Former Edmonton Oilers goaltender Tommy Salo announced his retirement from hockey on Thursday.

Salo played for 10 seasons in the NHL and also played in three Olympic Games, winning gold with Sweden in 1994.

The 34-year-old said he decided to quit because of chronic hip pain.

"That's something that's followed me practically throughout my whole career, and something I've learned to live with," Salo told reporters in Ornskoldsvik, where he played for MoDo of the Swedish Elite League this past season.

"But the problems and the pains haven't exactly gotten better with time."

Salo posted a 210-225-73 record over 526 NHL games with the New York Islanders, Oilers and Colorado Avalanche.

The five-foot-11-inch netminder played a hefty 30,436 minutes over his 10-year career, sporting a 2.55 goals-against average along with 37 shutouts.

Salo also played in the NHL All-Star Game in 2000 and 2001.

Salo played in three Winter Olympic Games for Sweden – 1994 in Lillehammer, 1998 in Nagano and 2002 in Salt Lake City.

Canadian hockey fans remember all too well Salo's performance in the gold-medal game in Lillehammer, Norway. There, Salo earned national hero status when Sweden beat Canada in a penalty shootout when he made a kick save on Paul Kariya's last penalty shot.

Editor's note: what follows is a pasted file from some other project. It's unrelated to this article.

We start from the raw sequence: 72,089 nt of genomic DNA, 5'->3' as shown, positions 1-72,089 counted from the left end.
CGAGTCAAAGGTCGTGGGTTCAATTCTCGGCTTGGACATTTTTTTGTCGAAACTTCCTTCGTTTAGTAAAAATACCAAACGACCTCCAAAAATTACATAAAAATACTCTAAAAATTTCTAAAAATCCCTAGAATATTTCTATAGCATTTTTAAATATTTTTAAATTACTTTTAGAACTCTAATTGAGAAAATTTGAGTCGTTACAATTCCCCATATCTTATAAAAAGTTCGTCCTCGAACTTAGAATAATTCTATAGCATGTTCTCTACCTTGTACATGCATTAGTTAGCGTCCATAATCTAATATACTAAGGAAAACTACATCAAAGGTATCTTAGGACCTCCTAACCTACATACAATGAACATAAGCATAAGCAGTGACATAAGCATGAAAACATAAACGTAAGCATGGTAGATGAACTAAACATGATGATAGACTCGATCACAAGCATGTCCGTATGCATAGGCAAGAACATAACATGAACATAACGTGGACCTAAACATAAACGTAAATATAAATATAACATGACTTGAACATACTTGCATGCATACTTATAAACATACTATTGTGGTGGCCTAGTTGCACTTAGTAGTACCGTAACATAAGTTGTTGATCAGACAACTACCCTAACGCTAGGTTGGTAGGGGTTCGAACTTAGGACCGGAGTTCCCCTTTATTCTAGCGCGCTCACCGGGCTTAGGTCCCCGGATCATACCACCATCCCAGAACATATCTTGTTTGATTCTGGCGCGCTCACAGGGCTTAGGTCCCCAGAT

Eight years later, Salo's performance was quite the opposite.

In a quarter-final match against Belarus, the goaltender misjudged a floppy slapshot from mid-ice, which bounced off his shoulder and into the net, handing underdog Belarus a 4-3 win.

The mistake haunted Salo for the remainder of his career. He struggled with his confidence after the Olympics and was emotionally affected by constant criticism by the Swedish media.

Salo and members of his family even received threats from over-exuberant fans.

Salo had one year remaining on his contract with MoDo, but said the pain in his hips became too much and his love of the game began to dwindle.

"It's been a fantastic time," Salo said. "I only have positive memories."

"I no longer have the right motivation," he added.

with files from Canadian Press